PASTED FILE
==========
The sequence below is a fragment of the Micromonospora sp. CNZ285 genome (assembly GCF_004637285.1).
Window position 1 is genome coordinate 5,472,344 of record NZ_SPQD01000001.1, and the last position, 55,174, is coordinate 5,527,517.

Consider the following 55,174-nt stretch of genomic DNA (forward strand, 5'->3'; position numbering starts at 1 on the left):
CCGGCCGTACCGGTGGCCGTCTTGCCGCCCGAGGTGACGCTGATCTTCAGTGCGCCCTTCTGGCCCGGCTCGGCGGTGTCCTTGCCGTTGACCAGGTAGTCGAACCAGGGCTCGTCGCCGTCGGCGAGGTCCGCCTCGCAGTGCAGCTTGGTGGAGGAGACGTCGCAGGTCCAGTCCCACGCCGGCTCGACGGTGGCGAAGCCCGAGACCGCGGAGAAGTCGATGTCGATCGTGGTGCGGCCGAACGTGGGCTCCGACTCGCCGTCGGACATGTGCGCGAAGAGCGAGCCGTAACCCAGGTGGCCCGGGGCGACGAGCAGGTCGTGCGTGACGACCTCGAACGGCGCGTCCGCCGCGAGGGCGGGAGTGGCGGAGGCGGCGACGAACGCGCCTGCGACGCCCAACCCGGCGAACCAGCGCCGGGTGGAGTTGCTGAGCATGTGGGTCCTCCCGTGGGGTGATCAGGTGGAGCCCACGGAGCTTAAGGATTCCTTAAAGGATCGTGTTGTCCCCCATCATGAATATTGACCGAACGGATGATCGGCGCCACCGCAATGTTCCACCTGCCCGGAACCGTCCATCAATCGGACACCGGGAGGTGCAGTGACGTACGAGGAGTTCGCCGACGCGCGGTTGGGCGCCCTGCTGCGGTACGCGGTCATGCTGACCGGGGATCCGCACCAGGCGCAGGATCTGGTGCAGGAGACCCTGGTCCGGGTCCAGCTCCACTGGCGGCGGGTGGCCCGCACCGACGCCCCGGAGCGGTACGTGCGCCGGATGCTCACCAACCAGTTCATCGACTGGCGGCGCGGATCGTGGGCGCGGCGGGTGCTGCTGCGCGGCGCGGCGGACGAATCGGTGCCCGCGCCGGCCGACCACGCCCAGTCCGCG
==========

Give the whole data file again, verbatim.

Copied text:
The sequence below is a fragment of the Micromonospora sp. CNZ285 genome (assembly GCF_004637285.1).
Window position 1 is genome coordinate 5,472,344 of record NZ_SPQD01000001.1, and the last position, 55,174, is coordinate 5,527,517.

Consider the following 55,174-nt stretch of genomic DNA (forward strand, 5'->3'; position numbering starts at 1 on the left):
CCGGCCGTACCGGTGGCCGTCTTGCCGCCCGAGGTGACGCTGATCTTCAGTGCGCCCTTCTGGCCCGGCTCGGCGGTGTCCTTGCCGTTGACCAGGTAGTCGAACCAGGGCTCGTCGCCGTCGGCGAGGTCCGCCTCGCAGTGCAGCTTGGTGGAGGAGACGTCGCAGGTCCAGTCCCACGCCGGCTCGACGGTGGCGAAGCCCGAGACCGCGGAGAAGTCGATGTCGATCGTGGTGCGGCCGAACGTGGGCTCCGACTCGCCGTCGGACATGTGCGCGAAGAGCGAGCCGTAACCCAGGTGGCCCGGGGCGACGAGCAGGTCGTGCGTGACGACCTCGAACGGCGCGTCCGCCGCGAGGGCGGGAGTGGCGGAGGCGGCGACGAACGCGCCTGCGACGCCCAACCCGGCGAACCAGCGCCGGGTGGAGTTGCTGAGCATGTGGGTCCTCCCGTGGGGTGATCAGGTGGAGCCCACGGAGCTTAAGGATTCCTTAAAGGATCGTGTTGTCCCCCATCATGAATATTGACCGAACGGATGATCGGCGCCACCGCAATGTTCCACCTGCCCGGAACCGTCCATCAATCGGACACCGGGAGGTGCAGTGACGTACGAGGAGTTCGCCGACGCGCGGTTGGGCGCCCTGCTGCGGTACGCGGTCATGCTGACCGGGGATCCGCACCAGGCGCAGGATCTGGTGCAGGAGACCCTGGTCCGGGTCCAGCTCCACTGGCGGCGGGTGGCCCGCACCGACGCCCCGGAGCGGTACGTGCGCCGGATGCTCACCAACCAGTTCATCGACTGGCGGCGCGGATCGTGGGCGCGGCGGGTGCTGCTGCGCGGCGCGGCGGACGAATCGGTGCCCGCGCCGGCCGACCACGCCCAGTCCGCG